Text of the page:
A former Tupton Hall Sixth Former has been in touch from South Korea, where he is now living.
Robbie Dale has kindly responded to questions sent to him from Tupton Hall Sixth Form.
These are some of the questions sent with Robbie's answers.
Why are talks suddenly happening between North and South Korea?
The general reason for why the talks are happening now is because of the current new president, Moon Jae-In (문재인). He was elected in May last year and he has a positive outlook on the North and he desires to work together with them. The previous president, Park Geun-Hye (박근혜) had the opposite approach and wanted no involvement with the North.
She was well respected as she is the daughter of the previous president who people think of as building Korea into what it is today and causing the “Miracle on the Han River”. However, she was involved in a scandal involving business and donating money. There were mass protests which got her impeached and in April she was convicted in court and sentenced to 24 years in prison. Since she has left, people have been more open to accepting the new president’s ideas of working with the North.
If Korea was to become unified who would govern?
This question is very hard to answer as nobody knows for sure what will happen. The Koreans believe that unification is a long way away. Even though there is much more communication between the two countries now it is very unlikely that the unification will happen any time soon. There would be so many economic, political, social and cultural issues to consider.
As for who will govern, that isn’t really a thought that Koreans have now. If there is a unification in the future, it is likely that there will still be two leaders, one for the South and one for the North.
Are the rumours that we hear in the West about North Korea true?
Before I moved to Korea, North Korea was always in the news about possible nukes, war etc. However, in South Korea, North Korea is not the big issue that the West think it is. I remember thinking that South Koreans must live in constant fear that the North will attack at any moment but that is just not the case. I suspect that some Koreans even forget they are still at war with the North because its so far out of their mind and daily lives.
When I ask why they are so comfortable when their neighbour could bring about another World War, they believe that Kim Jong-Un would not do anything to jeopardise the position he is in. He is the leader of the country and he is almost worshipped by the population, (as we are told to believe anyway), so why would he do anything to put that at risk? If he was to fire a missile or a nuke to the South, he knows, the South knows, the West knows and even the whole world knows that the allies of South Korea would invade the North and end the paradise that he has been living.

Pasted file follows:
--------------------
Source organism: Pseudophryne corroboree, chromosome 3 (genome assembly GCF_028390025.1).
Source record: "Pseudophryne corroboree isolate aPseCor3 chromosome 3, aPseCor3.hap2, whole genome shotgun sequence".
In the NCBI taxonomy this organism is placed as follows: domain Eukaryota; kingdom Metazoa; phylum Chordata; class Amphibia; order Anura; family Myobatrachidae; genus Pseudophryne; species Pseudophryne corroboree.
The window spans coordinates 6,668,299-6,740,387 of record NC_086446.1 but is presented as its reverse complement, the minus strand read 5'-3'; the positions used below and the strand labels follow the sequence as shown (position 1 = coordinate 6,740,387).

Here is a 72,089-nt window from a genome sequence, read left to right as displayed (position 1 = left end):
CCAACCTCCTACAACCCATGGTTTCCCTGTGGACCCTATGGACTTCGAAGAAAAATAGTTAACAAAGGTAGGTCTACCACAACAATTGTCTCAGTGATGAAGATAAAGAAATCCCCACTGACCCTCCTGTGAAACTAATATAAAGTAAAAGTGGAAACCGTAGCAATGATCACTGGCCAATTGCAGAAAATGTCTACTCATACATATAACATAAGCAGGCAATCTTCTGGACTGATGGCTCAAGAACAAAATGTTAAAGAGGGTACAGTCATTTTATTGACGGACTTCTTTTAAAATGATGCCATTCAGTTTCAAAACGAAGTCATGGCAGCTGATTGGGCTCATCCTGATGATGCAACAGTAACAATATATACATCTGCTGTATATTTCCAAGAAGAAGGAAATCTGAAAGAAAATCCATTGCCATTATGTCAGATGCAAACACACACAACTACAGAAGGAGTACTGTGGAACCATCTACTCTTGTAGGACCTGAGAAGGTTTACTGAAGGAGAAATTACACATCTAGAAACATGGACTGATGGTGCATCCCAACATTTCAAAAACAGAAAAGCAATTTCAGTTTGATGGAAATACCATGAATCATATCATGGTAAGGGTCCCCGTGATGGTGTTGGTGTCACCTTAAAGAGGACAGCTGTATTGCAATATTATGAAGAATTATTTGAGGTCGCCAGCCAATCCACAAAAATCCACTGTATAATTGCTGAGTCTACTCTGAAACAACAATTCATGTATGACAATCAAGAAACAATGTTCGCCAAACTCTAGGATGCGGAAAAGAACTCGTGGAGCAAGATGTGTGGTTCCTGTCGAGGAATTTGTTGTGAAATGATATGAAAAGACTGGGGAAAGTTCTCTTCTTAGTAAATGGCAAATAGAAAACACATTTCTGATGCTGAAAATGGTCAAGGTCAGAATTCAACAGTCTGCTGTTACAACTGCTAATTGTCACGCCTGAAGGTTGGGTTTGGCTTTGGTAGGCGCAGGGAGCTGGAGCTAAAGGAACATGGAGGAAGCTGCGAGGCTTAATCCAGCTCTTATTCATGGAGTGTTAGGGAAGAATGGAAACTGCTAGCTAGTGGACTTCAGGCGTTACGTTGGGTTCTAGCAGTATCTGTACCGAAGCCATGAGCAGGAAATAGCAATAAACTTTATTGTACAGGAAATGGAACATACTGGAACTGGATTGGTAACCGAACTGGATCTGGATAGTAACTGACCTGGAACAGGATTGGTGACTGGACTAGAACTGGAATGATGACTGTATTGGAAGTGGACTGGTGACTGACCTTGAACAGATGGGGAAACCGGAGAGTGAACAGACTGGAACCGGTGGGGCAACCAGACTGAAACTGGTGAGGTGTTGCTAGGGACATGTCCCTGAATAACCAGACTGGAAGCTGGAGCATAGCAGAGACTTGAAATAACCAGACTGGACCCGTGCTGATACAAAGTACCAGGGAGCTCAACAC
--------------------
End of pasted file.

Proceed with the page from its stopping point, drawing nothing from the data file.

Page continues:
There have been people who have escaped the North and have taken refuge in the South. They confirm some of the rumours of the North, such as famine and the vicious rule of the government. They also have a caste system which determines your worth based on who your parents are. However, I do think that the rumours are exaggerated much more in the West to get a reaction and just to create news.
I also want to point out that although the South are relaxed about the North, they still consider them a threat. The two schools I have worked for both have underground shelters and I presume all schools have them. There are occasional evacuation drills in the schools to prepare for the worst. There is also mandatory military conscription for males in South Korea; males between 18-35 must serve 2 years in the military (women can volunteer for the military but do not have to serve).
Robbie added that it was not until he attended university that he decided to move to South Korea, but that without Tupton Hall Sixth Form's help he would never have gone to university and made that decision.
He said: "I have many fond memories of Tupton School and Sixth Form and I loved my time there. All the way through the seven years I spent there, the teachers and staff were always supportive and encouraged me to be the best I can which I much appreciate."
Robbie thanked Miss Lee and Mrs Clark who taught him in Maths saying they were "caring, supportive and amazing."
He said his French teacher Mrs Betton was incredibly "kind and patient".
He also said he had very fond memories of classes with Mr Crunkhorn, Mrs Jeffries, Dr Russ, Mrs Johnson, Mr Godwin and Mr Frost.
He also thanked Mr Tyrell and Mr Tinsley.